Six weeks ago, I received a DNA kit in the mail. I swabbed my cheek, CSI style, placed it in a tube and mailed it to a lab in Germany. There, scientists analyzed my sample and sent back a 100-page health and fitness manual based on my genetic makeup. The service, which costs $449, is offered through Bespoke Diet and Fitness in Hamilton, Ont., the first Canadian branch of a U.K.-based company called DNAFit (tag line: your genes cannot change, but your lifestyle can). It trades in something called nutrigenomics, which sounds like it was invented by Scientologists, but actually emerged from a 2010 Stanford University study that tested participants’ DNA for three variations and tailored a diet for each: low carb, low fat and balanced. Those who followed diets designed for their DNA lost as much as two and a half times more weight than those sticking to random plans.
My report recommends a low-carb regimen—and by “low,” I mean six percent of my daily intake, which is one slice of whole wheat bread. This is because my DNA type metabolizes carbs at the pace of a pre-climate-change glacier, and I’m prone to blood sugar fluctuations (I know this from the sugar coma I experience every time a box of artisanal doughnuts arrives at the office). The report also tells me to limit salt, caffeine and alcohol because, unlike carbs, I burn those quickly, which is bad.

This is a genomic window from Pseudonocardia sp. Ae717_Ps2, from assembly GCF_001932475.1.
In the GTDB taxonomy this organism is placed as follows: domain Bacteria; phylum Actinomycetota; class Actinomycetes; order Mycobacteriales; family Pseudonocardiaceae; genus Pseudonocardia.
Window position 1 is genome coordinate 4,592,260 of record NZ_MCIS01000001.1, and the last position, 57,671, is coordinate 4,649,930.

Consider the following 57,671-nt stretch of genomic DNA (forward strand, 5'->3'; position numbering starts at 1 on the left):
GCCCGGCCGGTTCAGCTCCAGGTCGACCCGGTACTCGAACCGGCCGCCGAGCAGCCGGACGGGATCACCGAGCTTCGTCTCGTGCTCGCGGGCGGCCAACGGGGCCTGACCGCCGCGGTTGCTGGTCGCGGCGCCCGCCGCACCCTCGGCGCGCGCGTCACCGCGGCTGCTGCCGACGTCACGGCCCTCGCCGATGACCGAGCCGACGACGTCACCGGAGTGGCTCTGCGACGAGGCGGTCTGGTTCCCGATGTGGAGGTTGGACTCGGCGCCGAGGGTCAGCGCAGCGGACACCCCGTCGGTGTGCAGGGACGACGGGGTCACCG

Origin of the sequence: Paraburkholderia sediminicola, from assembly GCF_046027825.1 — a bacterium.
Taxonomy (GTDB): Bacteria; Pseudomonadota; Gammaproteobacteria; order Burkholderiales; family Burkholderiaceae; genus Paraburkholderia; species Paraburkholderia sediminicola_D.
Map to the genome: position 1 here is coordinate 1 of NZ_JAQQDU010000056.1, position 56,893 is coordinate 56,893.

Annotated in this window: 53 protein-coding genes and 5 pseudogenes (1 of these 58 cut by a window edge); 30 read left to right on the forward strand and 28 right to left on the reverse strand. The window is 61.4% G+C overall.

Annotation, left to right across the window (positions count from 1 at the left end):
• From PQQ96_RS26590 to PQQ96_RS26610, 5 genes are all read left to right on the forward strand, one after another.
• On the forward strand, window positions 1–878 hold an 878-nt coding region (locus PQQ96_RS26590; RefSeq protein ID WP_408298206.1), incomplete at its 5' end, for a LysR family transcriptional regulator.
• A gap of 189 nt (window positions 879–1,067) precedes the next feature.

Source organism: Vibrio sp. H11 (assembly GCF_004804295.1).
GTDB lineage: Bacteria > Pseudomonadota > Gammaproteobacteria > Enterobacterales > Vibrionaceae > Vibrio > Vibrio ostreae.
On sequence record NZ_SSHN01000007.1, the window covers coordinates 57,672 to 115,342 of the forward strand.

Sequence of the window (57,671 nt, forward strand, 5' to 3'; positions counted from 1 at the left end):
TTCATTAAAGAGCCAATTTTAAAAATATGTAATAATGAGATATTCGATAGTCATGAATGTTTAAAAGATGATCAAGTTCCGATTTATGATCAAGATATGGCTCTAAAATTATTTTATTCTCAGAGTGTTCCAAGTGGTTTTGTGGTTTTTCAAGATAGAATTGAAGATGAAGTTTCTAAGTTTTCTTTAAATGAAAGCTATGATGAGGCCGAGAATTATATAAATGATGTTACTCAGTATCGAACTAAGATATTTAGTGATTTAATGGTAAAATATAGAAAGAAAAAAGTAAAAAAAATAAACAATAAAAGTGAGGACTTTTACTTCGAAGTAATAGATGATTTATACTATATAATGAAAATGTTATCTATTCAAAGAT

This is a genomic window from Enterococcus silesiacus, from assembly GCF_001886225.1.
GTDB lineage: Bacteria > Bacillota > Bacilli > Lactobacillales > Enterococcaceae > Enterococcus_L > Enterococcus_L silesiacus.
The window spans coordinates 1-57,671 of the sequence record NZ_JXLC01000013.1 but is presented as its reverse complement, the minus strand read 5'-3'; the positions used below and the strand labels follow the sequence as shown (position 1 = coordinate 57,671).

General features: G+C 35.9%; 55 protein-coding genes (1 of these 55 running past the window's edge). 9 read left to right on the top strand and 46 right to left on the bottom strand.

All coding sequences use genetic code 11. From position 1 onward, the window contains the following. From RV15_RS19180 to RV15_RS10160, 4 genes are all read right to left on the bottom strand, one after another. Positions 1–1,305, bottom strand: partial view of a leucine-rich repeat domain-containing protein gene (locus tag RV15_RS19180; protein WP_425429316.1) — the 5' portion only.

A surprisingly creative recipe booklet makes eating this way less daunting. My favourite is scrambled eggs on a whole wheat pita (my carbs for the day) with diced cucumber and tomato, mint and a dollop of Greek yogurt. If you have time to cook fresh proteins and veggies, and the willpower to resist every snack in the public domain, this is an excellent eating guide. If you are me, you will abandon it after six typical work days. The fitness plan is much easier to follow because it basically matches my existing routine: 42.9 percent power (weights) and 57.1 percent endurance (cardio). Most of the suggestions are so common sense, I have to wonder if they’d work for humans of any genetic makeup—and if they’re worth $449. So I call Timothy Caulfield, the author of Is Gwyneth Paltrow Wrong About Everything?, who is currently researching DNA dieting. He also had his genes mapped for health recommendations and tells me the advice he got: eat more fruits and vegetables, exercise, don’t smoke, drink in moderation. “It’s all stuff we already know,” he says, “and the vast majority of Canadians don’t eat enough vegetables or exercise enough; we’re nowhere near the point where we need to worry about tailoring our diets to our DNA. We need to do the basic things first.” I’m with Caulfield. I need to resist those fancy doughnuts before I can even think about cutting carbs down to six percent.
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